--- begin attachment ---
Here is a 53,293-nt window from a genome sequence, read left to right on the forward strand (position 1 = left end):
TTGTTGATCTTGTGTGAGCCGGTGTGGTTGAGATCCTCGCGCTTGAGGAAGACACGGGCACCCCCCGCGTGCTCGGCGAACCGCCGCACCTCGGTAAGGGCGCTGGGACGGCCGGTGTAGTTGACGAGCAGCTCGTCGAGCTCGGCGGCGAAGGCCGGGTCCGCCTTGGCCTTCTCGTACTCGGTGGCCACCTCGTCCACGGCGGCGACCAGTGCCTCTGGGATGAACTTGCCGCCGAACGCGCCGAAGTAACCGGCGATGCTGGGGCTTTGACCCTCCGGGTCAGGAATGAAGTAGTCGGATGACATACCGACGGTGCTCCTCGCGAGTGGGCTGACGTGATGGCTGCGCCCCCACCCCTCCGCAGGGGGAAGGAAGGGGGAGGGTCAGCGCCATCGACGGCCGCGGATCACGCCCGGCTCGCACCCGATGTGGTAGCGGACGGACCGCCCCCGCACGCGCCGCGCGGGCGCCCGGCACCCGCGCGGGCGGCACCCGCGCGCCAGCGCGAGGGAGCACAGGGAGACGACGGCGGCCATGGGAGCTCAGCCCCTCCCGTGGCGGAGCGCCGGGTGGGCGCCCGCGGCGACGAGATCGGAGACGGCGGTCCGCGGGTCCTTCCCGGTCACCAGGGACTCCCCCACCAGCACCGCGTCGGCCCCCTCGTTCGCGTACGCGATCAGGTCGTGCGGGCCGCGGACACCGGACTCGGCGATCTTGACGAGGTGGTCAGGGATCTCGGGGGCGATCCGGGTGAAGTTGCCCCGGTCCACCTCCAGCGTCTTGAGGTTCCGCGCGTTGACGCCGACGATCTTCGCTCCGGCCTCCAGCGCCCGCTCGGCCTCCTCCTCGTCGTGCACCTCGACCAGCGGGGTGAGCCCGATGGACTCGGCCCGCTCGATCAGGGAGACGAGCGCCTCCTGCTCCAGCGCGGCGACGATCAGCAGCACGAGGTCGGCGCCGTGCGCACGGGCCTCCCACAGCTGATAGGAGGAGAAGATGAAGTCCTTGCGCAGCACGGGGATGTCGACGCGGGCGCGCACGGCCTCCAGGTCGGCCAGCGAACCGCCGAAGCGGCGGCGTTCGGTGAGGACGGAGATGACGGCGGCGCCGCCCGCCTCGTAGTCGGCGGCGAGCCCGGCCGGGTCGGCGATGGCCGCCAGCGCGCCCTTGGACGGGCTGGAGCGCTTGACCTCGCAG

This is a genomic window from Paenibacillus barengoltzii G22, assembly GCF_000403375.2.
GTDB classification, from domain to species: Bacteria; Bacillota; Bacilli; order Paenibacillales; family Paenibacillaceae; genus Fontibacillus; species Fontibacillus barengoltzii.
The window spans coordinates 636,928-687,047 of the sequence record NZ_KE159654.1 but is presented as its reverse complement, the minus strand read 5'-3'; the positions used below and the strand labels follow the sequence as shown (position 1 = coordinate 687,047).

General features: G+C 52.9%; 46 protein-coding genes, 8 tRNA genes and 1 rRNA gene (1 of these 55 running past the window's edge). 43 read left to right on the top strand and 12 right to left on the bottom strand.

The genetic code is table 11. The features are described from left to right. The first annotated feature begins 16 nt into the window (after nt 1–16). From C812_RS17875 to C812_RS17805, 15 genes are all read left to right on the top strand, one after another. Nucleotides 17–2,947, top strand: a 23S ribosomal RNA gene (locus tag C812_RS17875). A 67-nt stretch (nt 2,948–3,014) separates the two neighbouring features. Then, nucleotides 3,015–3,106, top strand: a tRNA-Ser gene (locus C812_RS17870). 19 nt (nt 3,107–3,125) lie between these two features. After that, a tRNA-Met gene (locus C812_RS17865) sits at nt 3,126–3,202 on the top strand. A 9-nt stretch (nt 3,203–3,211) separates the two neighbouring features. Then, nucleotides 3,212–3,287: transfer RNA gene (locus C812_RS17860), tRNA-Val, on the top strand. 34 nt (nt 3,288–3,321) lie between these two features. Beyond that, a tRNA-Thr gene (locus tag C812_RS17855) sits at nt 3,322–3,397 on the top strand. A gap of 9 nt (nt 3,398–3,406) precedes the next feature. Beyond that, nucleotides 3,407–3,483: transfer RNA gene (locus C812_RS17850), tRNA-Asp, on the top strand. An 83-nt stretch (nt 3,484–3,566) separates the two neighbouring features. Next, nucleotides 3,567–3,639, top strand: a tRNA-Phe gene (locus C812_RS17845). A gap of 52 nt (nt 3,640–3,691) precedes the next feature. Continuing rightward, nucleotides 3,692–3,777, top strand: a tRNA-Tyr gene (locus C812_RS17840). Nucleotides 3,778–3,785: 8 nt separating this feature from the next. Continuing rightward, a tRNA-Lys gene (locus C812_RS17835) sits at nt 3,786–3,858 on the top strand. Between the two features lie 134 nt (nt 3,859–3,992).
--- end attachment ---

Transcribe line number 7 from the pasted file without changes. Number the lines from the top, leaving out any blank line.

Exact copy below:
The genetic code is table 11. The features are described from left to right. The first annotated feature begins 16 nt into the window (after nt 1–16). From C812_RS17875 to C812_RS17805, 15 genes are all read left to right on the top strand, one after another. Nucleotides 17–2,947, top strand: a 23S ribosomal RNA gene (locus tag C812_RS17875). A 67-nt stretch (nt 2,948–3,014) separates the two neighbouring features. Then, nucleotides 3,015–3,106, top strand: a tRNA-Ser gene (locus C812_RS17870). 19 nt (nt 3,107–3,125) lie between these two features. After that, a tRNA-Met gene (locus C812_RS17865) sits at nt 3,126–3,202 on the top strand. A 9-nt stretch (nt 3,203–3,211) separates the two neighbouring features. Then, nucleotides 3,212–3,287: transfer RNA gene (locus C812_RS17860), tRNA-Val, on the top strand. 34 nt (nt 3,288–3,321) lie between these two features. Beyond that, a tRNA-Thr gene (locus tag C812_RS17855) sits at nt 3,322–3,397 on the top strand. A gap of 9 nt (nt 3,398–3,406) precedes the next feature. Beyond that, nucleotides 3,407–3,483: transfer RNA gene (locus C812_RS17850), tRNA-Asp, on the top strand. An 83-nt stretch (nt 3,484–3,566) separates the two neighbouring features. Next, nucleotides 3,567–3,639, top strand: a tRNA-Phe gene (locus C812_RS17845). A gap of 52 nt (nt 3,640–3,691) precedes the next feature. Continuing rightward, nucleotides 3,692–3,777, top strand: a tRNA-Tyr gene (locus C812_RS17840). Nucleotides 3,778–3,785: 8 nt separating this feature from the next. Continuing rightward, a tRNA-Lys gene (locus C812_RS17835) sits at nt 3,786–3,858 on the top strand. Between the two features lie 134 nt (nt 3,859–3,992).